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Silent Injustice: The Legacy of Camp Lejeune's Water Contamination Crisis

From 1953 to 1987, at least one million enlisted servicemen and women, their families, and civilian staff were poisoned by contaminated water at Camp Lejeune military base in North Carolina. These estimates include children and babies in utero at the time of exposure. Scientific and medical evidence has shown an association between exposure to these contaminants and the development of certain diseases, resulting in what some scientists have called the worst public drinking-water contamination in the nation’s history.

Their debilitating diagnoses expose the heartbreaking stories of these service members and their families. In the past, little has been done to remedy this injustice. However, new legislation has passed, allowing Camp Lejeune water contamination victims some legal options.

What happened at Camp Lejeune?

Camp Lejeune, a military training facility, opened in 1942 and housed more than a million men, women, and children during its course of operation. At one point, Camp Lejeune was a solid base for the Marines, acting as one of the Marine Corp’s busiest and largest bases. Stretched along the coastline of North Carolina, Camp Lejeune covered 156,000 acres of Jacksonville.

For over 34 years, toxic agents seeped into the soil at base junkyards, fuel depots, and a local dry cleaner. Records show that the Marines dumped oil and industrial wastewater in storm drains while burying potentially radioactive materials on the site. To make matters worse, Camp Lejeune maintained a daycare center in a former malaria control shop where pesticides were mixed and stored.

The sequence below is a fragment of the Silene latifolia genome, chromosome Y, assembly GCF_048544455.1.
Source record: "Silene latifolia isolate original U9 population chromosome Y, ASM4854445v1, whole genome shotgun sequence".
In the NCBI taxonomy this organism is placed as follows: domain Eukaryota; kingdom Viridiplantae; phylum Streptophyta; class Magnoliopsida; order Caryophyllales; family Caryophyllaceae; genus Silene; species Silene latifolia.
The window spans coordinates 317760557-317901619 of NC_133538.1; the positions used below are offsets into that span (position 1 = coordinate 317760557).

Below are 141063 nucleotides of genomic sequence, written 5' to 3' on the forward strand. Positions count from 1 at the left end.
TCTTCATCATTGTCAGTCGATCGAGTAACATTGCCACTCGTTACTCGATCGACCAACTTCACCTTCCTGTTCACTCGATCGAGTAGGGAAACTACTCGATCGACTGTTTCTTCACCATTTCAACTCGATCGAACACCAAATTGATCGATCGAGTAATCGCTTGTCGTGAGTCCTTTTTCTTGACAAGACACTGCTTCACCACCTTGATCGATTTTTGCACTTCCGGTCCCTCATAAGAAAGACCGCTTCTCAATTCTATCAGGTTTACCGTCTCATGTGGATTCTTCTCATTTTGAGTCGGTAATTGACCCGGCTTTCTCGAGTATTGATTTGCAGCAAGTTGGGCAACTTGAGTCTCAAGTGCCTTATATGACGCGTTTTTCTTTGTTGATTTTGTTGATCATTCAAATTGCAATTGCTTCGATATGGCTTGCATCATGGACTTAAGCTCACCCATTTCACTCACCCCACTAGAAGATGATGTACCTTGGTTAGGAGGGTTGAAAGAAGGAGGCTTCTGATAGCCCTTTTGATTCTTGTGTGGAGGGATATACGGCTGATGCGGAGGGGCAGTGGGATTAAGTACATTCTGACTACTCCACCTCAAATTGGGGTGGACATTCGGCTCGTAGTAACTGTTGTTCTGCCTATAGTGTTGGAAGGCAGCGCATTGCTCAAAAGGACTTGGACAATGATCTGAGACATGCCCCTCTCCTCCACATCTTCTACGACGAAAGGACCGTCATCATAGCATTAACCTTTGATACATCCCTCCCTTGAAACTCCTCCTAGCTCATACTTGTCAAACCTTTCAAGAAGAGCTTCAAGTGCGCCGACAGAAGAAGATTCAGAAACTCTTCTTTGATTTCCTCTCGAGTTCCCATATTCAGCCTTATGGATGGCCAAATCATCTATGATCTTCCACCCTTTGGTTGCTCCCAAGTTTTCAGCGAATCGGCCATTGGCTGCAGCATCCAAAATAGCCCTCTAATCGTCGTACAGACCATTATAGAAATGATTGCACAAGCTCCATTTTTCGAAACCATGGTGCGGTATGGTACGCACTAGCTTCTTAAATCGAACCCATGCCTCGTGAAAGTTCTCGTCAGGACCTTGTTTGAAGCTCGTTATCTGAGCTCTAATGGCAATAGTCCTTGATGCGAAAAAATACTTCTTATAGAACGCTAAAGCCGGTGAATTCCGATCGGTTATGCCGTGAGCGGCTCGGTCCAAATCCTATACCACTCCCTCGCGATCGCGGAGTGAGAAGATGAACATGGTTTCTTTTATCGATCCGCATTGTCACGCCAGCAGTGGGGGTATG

Above all else, the most significant source of water contamination was a neighboring dry-cleaning business that dumped wastewater into drains tainted with chemicals used in dry cleaning. According to the Agency for Toxic Substances and Disease Registry, or ATSDR, these chemicals were introduced into the water supply at 440 times the levels that are considered to be safe.

After decades of known water pollution, it was not until 1982 that the American government admitted that volatile organic compounds were found in the drinking water in residential areas and training facilities. They recognized that from 1953 to 1987, service members and their families drank, cooked, bathed, and swam in water contaminated with dangerously high levels of cancer-causing chemicals.

What chemicals poisoned the water at Camp Lejeune?

After testing the drinking water, two specific volatile organic compounds (VOCs) were found to have contributed to contamination injuries: trichloroethylene (TCE) and perchloroethylene (PCE).

Trichloroethylene, or TCE, is a colorless liquid chemical used as a solvent for degreasing metal parts while manufacturing various products. Toxic exposure to TCE can result in effects on:

  • The immune and reproductive systems
  • Liver
  • Kidney
  • The central nervous system
  • Fetal development during pregnancy